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Thursday, November 18, 2010

The importance of house shows

Now that last week's Battle of the Bands and my first CD review are out of the way, I'd like to get into some actual blogging. This page is dedicated to really anything that has to do with Provo's music scene or local scenes in general. So feel free to send me an e-mail if you have an article you'd like posted.

Tonight (instead of doing homework) I'd like to talk about house shows. Provo has a bit of a problem, and it's that we only have two venues, one of which is difficult for new bands to perform in. I love both Muse Music CafĂ© and Velour, but Utah County has a lot of bands, many of which are very good, and they are often left without somewhere to perform. Plus the grand majority of people in Provo are not the type to go to pay $5-7 to see local bands, and don't know those venues.

But both of our beloved venues are relatively new, having opened around 5 years ago. Where did bands play before then? Was there just no scene here whatsoever? Well then where in the world did the Used come from? Did they just practice at home and then start playing big venues in major cities? No, Provo used to have a house scene. That was the only way bands could play. I grew up in a town without venues, and the bands would find anywhere to put on shows, usually with 5+ bands playing at each.

Let's also remember that Muse and Velour cater to only a small portion of music. On any given weekend, there's a very good chance you'll be watching an indie folk band (especially at Velour) if you're hanging between 1st and 2nd north and University Avenue. Lots of people don't feel like spending the cost of a meal to stand around and watch a band that may or may not be good.

Well before all that, there was the house show.

House shows have bad sound. House shows are crowded. But they're free, and they're fun. When you get rid of the stage and the lights and the pretension, you're left with friends enjoying music. People dance and eat and have fun. The first house show I attended was Johan the Angel, and it was an experience. The band was amazing, the crowd loved it, and best of all, it was free! I may have never listened to that band otherwise. The casual environment brings the music closer to the listener, and fans are made.

A couple weeks ago I, dressed in my Link garb, watched Tighty Willis play a Halloween party at a house called the Fort. All of us packed into that tiny room, I saw a lot of friends I know would never be at Velour on a Saturday night. But here they were, enjoying a band all dressed as variations of David Bowie, and having fun. House shows blur that line between concert and party. A band like Tighty Willis, who are great fun, benefit a lot from playing to a dancing crowd as opposed to people sitting around Muse's couches.

It can be very hard for local bands to get a widespread audience. There are thousands of college and high school kids in this county who love good music but have never gone to a show. But by bringing the bands to them, in their friends' homes, we get to enjoy each other's music. If it's a small, intimate, acoustic show, we get closer to the artist, sitting comfortably on a couch watching. If it's a bigger rock and roll show, we get to move and dance around, much less reserved about what others may think of us. Yes, the sound sucks, but does anyone care?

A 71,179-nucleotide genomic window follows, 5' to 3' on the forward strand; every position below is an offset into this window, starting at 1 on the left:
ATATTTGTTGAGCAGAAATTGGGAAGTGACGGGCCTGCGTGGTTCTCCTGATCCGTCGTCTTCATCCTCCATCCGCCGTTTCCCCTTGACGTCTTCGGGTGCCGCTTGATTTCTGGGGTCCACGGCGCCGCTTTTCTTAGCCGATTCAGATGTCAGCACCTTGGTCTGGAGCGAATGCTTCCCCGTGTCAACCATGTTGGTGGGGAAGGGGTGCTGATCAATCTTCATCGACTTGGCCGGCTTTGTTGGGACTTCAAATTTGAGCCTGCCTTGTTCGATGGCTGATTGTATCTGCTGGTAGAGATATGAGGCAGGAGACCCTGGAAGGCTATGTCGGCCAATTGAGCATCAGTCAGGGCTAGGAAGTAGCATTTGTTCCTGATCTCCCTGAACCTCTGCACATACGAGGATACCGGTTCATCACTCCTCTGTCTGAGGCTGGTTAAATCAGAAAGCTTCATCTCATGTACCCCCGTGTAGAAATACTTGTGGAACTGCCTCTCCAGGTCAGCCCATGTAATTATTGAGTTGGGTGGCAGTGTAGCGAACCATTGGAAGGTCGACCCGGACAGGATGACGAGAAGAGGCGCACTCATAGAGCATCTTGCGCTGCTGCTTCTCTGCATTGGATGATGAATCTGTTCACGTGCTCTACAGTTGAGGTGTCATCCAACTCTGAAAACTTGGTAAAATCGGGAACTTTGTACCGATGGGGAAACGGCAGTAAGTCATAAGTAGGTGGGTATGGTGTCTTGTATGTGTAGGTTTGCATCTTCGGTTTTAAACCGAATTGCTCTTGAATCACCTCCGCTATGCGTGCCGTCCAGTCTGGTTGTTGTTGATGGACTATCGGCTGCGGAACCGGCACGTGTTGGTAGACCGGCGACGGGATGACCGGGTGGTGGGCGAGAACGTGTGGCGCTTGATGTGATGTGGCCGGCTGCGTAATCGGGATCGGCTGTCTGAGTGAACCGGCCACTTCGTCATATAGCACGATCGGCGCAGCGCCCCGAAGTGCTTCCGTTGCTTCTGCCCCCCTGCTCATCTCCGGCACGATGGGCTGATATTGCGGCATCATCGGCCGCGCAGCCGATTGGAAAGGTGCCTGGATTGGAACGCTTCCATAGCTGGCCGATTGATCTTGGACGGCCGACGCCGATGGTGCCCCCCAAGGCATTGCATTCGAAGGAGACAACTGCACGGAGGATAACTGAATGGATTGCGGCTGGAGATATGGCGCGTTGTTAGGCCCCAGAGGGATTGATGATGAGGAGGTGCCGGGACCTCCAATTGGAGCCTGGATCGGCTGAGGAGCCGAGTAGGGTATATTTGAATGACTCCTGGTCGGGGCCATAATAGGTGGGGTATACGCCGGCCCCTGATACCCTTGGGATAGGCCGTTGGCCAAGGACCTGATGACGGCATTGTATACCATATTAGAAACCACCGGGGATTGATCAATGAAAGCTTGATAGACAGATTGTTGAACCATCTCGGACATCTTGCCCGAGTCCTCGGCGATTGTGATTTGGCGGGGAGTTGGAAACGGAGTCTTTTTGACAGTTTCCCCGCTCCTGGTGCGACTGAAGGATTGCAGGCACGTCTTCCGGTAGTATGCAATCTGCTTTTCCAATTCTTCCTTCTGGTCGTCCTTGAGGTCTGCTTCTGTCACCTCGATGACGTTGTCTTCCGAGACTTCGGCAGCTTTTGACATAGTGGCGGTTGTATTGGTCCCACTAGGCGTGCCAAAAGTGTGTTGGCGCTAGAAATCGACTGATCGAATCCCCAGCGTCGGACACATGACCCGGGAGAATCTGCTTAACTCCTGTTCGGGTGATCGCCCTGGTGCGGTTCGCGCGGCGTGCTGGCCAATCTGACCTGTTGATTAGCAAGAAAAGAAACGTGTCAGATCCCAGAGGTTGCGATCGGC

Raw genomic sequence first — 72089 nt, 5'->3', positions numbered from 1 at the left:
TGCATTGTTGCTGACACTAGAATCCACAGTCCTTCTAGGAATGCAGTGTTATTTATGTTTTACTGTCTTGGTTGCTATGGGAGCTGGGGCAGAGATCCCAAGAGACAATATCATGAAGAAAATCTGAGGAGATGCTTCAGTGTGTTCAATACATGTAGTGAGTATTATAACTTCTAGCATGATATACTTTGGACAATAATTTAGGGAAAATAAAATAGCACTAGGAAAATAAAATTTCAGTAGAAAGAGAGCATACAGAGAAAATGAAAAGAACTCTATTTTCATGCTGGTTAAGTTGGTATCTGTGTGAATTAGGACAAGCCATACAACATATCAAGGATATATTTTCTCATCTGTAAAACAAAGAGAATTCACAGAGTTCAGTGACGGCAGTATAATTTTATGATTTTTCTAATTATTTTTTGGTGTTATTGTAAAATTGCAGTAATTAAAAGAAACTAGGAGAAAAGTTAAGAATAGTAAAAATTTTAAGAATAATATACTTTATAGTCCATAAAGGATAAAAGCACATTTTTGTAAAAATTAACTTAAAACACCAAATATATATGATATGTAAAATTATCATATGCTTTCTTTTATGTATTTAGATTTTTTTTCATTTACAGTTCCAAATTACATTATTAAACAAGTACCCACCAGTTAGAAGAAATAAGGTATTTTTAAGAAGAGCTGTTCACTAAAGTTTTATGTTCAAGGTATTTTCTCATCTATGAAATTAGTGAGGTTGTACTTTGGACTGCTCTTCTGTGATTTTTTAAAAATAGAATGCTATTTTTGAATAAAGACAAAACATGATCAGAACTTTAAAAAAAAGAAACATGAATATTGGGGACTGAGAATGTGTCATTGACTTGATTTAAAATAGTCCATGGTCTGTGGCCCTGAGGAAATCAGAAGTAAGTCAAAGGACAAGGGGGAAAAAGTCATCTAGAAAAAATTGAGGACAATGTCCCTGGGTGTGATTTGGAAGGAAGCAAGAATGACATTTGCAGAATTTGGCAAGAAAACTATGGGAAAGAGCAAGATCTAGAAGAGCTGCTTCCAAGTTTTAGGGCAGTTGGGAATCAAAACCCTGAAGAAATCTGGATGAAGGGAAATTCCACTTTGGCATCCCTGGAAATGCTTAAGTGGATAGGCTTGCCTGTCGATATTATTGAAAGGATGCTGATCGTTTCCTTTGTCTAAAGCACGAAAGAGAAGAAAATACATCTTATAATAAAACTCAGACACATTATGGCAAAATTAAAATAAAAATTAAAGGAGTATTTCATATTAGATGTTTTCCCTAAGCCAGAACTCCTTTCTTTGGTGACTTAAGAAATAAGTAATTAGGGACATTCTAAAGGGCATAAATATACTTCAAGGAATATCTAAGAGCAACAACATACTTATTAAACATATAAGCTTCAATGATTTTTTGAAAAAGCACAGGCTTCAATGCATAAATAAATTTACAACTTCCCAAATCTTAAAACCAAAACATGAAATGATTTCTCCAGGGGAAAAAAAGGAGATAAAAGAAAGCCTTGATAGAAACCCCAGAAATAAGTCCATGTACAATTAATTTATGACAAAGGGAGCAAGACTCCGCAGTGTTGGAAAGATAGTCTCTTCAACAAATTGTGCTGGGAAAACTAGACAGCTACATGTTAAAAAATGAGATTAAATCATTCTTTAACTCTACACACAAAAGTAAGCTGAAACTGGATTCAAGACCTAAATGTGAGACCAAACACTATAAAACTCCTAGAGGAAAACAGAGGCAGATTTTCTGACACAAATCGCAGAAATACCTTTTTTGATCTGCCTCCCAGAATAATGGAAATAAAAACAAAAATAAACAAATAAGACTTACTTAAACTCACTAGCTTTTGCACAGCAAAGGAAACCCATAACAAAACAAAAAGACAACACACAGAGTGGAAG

The house scene has been dwindling in Provo. With the exception of the Compound (a house venue that showcases some fantastic garage bands, but is rather infrequent in its shows), where can we go? Well, a lot of us have been talking about playing more house shows, and we'll be playing one this Saturday at 200 N 300 E. It's got Wild Apples, Archie Crisanto & the Travelling Salesmen, and Sariah Burdge. You can see the details on the Facebook event page here. There are great shows at Muse, Velour, and the Pig Pen (Pleasant Grove High) this Saturday too, but if you want to enjoy a house show, come see us play.

We're just trying to bring the music as close to you as possible. And we're just looking to have some fun. Let's resurrect the house scene and showcase some great bands. Then all that practice can translate to even better shows at our University Ave venues.



  1. I like this article. I was just thinking to myself the past couple weeks about wanting to play more random shows like house shows.

    The week before we played at the muse botb we played in an apartment multipurpose room thingy what ever they're called. We were just an opening act for a band that played music you'd typically hear at a dance party but in rock and roll form.

    What was awesome about it though was it was our first show playing our new rock and roll songs (we had always done acoustic folk but discovered it was boring), and since the crowd was the dancing type, they weren't just sitting down the whole time.

    And just like you said, the sound sucked, but all the lights were off except for one strobe that was on the whole time and people were moving and I had at least 10x the amount of fun playing that than any other show we had played.

  2. Yes.
    House shows are what Provo needs. Bands need to perform frequently to gain a following. Once a month at Muse doesn't cut it.

  3. I'm actually a techie/entrepreneur that has a passion to see great musicians play wherever they can. I'm building a site that will connect artists and houses to play house shows and this was a great article. I'd love to talk to you further about it if possible.


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